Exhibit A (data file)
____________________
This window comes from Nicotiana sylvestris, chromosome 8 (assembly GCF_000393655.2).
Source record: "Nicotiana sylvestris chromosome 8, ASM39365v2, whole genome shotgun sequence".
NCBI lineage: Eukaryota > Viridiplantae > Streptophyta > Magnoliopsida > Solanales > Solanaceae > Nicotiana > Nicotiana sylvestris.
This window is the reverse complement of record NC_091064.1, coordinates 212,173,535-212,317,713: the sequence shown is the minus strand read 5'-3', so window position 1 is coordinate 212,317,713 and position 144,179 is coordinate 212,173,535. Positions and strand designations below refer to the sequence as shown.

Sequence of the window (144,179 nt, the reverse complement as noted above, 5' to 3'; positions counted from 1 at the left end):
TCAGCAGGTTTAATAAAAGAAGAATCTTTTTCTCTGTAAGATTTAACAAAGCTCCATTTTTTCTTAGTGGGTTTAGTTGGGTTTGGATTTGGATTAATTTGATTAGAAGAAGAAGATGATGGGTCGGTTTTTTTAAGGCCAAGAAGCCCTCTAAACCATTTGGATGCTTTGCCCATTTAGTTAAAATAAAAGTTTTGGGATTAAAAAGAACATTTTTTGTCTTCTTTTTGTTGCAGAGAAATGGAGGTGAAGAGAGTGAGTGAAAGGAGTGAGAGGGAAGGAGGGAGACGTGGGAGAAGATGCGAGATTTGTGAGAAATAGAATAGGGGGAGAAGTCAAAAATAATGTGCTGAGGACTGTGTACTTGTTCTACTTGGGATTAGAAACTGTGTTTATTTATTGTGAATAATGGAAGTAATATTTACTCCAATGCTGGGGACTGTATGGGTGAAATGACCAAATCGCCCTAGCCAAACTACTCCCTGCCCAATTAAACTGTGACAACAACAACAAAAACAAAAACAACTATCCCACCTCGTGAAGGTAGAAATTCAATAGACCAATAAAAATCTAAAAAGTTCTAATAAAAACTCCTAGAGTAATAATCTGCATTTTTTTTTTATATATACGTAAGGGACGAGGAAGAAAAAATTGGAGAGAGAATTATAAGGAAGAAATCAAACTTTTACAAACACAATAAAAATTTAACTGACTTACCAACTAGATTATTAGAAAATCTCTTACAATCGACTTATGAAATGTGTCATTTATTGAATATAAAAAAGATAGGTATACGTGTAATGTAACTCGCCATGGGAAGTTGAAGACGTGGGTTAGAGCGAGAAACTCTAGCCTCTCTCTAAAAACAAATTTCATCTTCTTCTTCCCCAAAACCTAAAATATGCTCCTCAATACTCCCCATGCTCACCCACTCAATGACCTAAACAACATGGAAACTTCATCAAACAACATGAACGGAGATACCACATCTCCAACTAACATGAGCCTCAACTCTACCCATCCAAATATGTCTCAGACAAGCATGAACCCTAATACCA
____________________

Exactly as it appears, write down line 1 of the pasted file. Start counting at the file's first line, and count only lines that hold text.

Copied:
This window comes from Nicotiana sylvestris, chromosome 8 (assembly GCF_000393655.2).